The way you go about parenting in general or inculcating discipline in your children can have a lasting impact on their development. As such, we have described four different types of parenting methods in brief and their effect on children.
This form of parenting puts rules in place for children to follow with no room for exceptions. Children therefore have little understanding of challenges or obstacles as they are only supposed to go ‘by the book’.
Such parents may resort to punishments instead of consequences, and while children might grow to appreciate rules and authority, they do however suffer from self-esteem issues in later stages of their lives, while exhibiting hostility and aggression towards those who seem submissive.
A slightly toned down version of authoritarianism, rules are put in place, but room for some exception is granted. Such parents may even consider their children’s feelings before setting rules. They would also prefer to discipline with consequence rather than punishment.
Authoritative parents resort to positive reinforcement in the form of rewards for good behaviour on part of the child. As such, kids grow up to be happy and are more capable of taking decisions and assessing risks on their own.
Taking the approach of ‘kids will be kids’; permissive parenting affords little room for discipline. Moreover, they only intervene when things go out of hand. While it puts less pressure on kids, such parenting through its friendly overture makes it hard for children to appreciate or follow rules and regulations.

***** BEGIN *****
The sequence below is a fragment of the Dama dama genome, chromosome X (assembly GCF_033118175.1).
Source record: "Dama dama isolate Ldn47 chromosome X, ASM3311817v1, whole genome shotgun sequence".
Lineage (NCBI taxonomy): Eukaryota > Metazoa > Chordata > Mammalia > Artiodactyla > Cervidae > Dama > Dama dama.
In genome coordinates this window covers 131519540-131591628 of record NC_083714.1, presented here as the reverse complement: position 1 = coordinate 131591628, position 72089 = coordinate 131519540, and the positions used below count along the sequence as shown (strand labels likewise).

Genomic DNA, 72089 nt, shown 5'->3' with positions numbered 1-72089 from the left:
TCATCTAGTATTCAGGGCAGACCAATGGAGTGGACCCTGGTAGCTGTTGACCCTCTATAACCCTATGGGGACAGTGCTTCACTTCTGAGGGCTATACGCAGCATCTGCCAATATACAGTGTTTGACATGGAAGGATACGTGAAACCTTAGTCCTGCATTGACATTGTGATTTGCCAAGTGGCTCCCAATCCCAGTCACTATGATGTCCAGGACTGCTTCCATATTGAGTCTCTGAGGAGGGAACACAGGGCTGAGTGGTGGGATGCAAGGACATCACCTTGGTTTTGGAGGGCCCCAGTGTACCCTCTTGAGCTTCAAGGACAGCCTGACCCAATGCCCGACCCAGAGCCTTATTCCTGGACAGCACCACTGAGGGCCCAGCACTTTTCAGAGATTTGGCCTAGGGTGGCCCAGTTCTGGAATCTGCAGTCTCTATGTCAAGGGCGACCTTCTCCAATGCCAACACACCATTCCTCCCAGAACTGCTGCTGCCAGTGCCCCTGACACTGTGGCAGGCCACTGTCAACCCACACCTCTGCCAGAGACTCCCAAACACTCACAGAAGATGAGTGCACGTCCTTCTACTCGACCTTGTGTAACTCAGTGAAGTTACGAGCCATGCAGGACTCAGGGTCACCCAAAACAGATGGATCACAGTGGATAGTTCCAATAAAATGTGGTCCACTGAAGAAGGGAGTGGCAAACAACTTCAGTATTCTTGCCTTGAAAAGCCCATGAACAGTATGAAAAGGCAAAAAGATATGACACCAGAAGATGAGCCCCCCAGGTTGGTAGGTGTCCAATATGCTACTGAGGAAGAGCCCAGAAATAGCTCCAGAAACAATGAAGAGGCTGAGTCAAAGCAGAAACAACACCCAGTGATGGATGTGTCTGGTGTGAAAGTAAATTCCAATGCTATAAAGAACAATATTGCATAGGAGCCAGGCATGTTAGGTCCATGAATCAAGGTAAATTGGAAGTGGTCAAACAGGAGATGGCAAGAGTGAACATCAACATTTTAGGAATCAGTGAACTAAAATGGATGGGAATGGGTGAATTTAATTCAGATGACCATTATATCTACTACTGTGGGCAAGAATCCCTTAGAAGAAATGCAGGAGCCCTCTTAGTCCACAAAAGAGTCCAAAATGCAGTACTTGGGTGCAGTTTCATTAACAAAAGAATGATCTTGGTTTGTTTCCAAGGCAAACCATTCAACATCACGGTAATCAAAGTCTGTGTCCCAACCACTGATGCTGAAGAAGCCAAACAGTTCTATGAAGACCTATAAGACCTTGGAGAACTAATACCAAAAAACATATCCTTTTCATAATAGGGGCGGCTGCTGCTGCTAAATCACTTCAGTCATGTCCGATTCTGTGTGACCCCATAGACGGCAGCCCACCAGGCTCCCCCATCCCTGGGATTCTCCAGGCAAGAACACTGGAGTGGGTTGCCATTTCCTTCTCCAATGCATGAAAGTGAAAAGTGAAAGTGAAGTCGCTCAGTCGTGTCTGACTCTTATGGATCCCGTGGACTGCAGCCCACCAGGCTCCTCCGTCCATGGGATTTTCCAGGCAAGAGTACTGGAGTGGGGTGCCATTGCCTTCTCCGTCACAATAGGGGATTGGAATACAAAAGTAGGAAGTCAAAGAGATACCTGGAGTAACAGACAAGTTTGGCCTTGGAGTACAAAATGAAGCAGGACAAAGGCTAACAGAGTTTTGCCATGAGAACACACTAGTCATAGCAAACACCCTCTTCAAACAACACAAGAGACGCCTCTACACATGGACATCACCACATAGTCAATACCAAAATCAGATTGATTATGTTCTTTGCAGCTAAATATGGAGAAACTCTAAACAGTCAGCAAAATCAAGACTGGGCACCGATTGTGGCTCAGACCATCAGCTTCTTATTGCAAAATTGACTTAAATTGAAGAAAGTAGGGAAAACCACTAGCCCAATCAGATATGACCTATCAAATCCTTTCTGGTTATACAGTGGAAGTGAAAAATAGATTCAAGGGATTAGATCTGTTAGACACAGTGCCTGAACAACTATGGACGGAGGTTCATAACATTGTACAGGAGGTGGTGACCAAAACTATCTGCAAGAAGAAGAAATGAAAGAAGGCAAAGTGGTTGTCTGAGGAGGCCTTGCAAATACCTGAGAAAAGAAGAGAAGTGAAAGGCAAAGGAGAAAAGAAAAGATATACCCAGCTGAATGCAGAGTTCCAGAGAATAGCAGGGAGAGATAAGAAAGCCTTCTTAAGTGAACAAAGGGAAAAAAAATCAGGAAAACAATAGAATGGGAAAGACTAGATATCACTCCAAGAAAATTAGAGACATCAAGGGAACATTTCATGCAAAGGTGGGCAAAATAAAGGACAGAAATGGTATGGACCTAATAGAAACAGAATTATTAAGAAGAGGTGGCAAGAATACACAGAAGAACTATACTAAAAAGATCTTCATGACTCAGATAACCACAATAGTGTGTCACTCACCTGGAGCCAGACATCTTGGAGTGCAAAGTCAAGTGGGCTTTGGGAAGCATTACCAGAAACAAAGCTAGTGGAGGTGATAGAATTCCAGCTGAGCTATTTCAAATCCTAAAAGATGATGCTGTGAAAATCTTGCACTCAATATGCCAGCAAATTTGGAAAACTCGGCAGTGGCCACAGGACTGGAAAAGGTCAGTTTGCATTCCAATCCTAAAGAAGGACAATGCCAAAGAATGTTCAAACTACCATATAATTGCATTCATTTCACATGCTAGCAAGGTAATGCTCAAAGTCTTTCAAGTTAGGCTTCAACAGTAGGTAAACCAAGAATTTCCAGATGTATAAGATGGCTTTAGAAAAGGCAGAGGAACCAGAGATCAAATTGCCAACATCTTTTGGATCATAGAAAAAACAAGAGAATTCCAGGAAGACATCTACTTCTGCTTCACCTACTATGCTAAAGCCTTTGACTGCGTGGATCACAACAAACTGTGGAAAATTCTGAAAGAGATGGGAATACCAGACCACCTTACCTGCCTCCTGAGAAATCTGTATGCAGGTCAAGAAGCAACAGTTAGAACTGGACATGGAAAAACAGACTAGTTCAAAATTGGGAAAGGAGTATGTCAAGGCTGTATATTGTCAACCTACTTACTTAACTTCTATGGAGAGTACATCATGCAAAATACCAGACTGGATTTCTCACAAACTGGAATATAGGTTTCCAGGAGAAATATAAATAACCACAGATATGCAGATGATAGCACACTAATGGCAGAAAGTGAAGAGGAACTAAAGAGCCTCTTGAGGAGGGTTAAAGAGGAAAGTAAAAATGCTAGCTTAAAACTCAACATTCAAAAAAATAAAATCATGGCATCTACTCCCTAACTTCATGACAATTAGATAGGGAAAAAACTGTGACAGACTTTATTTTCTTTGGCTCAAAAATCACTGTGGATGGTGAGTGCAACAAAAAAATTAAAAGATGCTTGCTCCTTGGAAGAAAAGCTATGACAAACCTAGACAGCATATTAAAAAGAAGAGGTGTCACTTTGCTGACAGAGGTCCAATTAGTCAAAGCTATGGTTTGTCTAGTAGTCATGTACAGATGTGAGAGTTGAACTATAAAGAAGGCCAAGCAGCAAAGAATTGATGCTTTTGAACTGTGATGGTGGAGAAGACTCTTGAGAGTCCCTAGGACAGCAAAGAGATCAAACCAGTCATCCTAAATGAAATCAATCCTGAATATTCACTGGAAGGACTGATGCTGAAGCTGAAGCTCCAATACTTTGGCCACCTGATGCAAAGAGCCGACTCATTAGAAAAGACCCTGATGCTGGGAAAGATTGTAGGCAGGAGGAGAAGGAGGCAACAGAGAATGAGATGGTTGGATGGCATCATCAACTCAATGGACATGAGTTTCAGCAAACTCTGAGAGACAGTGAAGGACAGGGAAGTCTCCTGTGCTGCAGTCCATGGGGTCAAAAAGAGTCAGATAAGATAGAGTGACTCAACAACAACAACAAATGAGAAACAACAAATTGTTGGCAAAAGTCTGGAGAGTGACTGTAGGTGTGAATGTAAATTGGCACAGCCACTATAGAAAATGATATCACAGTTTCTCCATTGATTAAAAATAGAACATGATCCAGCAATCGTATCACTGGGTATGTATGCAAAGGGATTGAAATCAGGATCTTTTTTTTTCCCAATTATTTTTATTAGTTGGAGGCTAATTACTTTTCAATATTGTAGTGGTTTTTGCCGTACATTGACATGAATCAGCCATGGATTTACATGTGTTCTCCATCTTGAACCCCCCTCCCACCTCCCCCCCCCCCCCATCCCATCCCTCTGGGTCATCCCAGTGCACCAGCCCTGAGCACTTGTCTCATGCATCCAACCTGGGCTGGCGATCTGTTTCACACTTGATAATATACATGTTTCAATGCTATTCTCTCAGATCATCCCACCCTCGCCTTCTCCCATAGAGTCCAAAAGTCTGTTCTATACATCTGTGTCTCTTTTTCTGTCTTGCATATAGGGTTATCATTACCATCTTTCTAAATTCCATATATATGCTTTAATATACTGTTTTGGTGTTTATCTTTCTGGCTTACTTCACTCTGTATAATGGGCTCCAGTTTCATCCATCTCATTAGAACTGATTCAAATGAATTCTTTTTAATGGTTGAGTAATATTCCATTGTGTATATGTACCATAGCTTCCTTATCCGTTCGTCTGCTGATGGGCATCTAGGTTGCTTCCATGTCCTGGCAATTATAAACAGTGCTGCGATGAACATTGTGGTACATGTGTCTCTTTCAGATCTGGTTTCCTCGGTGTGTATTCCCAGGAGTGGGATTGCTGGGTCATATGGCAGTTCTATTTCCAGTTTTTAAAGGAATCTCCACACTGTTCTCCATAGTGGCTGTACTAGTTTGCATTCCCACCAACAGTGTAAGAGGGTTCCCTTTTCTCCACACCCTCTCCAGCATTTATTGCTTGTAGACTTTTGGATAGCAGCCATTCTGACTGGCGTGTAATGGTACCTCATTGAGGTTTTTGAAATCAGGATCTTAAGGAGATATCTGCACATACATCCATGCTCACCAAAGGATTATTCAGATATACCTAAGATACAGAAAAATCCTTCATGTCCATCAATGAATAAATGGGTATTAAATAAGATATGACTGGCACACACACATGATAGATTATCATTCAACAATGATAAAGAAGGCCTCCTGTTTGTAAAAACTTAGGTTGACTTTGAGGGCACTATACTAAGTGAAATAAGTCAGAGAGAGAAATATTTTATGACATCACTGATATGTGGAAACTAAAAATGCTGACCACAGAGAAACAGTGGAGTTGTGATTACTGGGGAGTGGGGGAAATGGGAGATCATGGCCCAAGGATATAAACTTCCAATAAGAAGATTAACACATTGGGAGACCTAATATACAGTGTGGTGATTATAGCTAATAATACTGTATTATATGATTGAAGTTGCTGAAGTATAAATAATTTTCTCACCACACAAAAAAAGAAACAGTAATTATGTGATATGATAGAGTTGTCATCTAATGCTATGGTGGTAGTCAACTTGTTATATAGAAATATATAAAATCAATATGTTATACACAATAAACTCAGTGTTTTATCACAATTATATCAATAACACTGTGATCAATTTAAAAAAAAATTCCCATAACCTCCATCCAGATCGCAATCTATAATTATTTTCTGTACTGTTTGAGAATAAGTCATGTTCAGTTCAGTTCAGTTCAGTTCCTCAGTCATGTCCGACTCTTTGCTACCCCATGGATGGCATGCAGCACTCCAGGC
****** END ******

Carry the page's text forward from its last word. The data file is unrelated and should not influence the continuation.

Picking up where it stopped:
Also, such kids tend to be weak in academics as it is a disciplinary field that requires focus and comprehension from their part. Appreciating authority too becomes a challenge thereby adding to the overall effect of lagging academically.
As the term suggests, parents who fall into this mould are often neglectful and expect their kids to practically raise themselves. This is generally visible in parents with history of substance abuse or mental health issues.
As a result of this total lack of guidance, kids from such families not only exhibit self-esteem issues, they also tend to inculcate poor academic skills. Moreover, kids from such backgrounds lead unhappy lives which affects their adulthood in a myriad of negative ways.
It must be noted here that these parenting styles will not always yield the type of results explained above. For instance, kids who have been neglected can be good at academics, but this is more an exception than a rule.